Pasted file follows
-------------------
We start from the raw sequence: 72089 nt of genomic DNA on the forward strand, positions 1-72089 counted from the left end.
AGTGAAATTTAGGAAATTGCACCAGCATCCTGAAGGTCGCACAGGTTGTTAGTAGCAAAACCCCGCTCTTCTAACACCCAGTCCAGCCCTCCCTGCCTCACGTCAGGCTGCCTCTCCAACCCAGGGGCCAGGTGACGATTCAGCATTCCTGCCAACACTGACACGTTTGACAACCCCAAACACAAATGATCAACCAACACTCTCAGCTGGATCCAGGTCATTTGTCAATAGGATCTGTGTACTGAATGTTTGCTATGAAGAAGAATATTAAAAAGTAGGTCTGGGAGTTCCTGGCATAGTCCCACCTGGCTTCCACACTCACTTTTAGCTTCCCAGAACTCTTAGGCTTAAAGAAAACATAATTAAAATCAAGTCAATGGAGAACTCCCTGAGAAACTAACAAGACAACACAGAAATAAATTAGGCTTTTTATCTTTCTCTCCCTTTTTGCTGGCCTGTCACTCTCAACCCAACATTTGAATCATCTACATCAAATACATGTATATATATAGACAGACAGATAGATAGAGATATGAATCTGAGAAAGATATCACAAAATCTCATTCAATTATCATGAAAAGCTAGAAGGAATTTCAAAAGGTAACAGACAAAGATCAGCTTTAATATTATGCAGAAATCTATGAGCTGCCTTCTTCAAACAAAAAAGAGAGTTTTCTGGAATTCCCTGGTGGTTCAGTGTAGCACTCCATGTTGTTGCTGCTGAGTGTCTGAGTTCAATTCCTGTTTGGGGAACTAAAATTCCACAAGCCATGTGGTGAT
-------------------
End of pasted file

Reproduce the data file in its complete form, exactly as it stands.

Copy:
We start from the raw sequence: 72089 nt of genomic DNA on the forward strand, positions 1-72089 counted from the left end.
AGTGAAATTTAGGAAATTGCACCAGCATCCTGAAGGTCGCACAGGTTGTTAGTAGCAAAACCCCGCTCTTCTAACACCCAGTCCAGCCCTCCCTGCCTCACGTCAGGCTGCCTCTCCAACCCAGGGGCCAGGTGACGATTCAGCATTCCTGCCAACACTGACACGTTTGACAACCCCAAACACAAATGATCAACCAACACTCTCAGCTGGATCCAGGTCATTTGTCAATAGGATCTGTGTACTGAATGTTTGCTATGAAGAAGAATATTAAAAAGTAGGTCTGGGAGTTCCTGGCATAGTCCCACCTGGCTTCCACACTCACTTTTAGCTTCCCAGAACTCTTAGGCTTAAAGAAAACATAATTAAAATCAAGTCAATGGAGAACTCCCTGAGAAACTAACAAGACAACACAGAAATAAATTAGGCTTTTTATCTTTCTCTCCCTTTTTGCTGGCCTGTCACTCTCAACCCAACATTTGAATCATCTACATCAAATACATGTATATATATAGACAGACAGATAGATAGAGATATGAATCTGAGAAAGATATCACAAAATCTCATTCAATTATCATGAAAAGCTAGAAGGAATTTCAAAAGGTAACAGACAAAGATCAGCTTTAATATTATGCAGAAATCTATGAGCTGCCTTCTTCAAACAAAAAAGAGAGTTTTCTGGAATTCCCTGGTGGTTCAGTGTAGCACTCCATGTTGTTGCTGCTGAGTGTCTGAGTTCAATTCCTGTTTGGGGAACTAAAATTCCACAAGCCATGTGGTGAT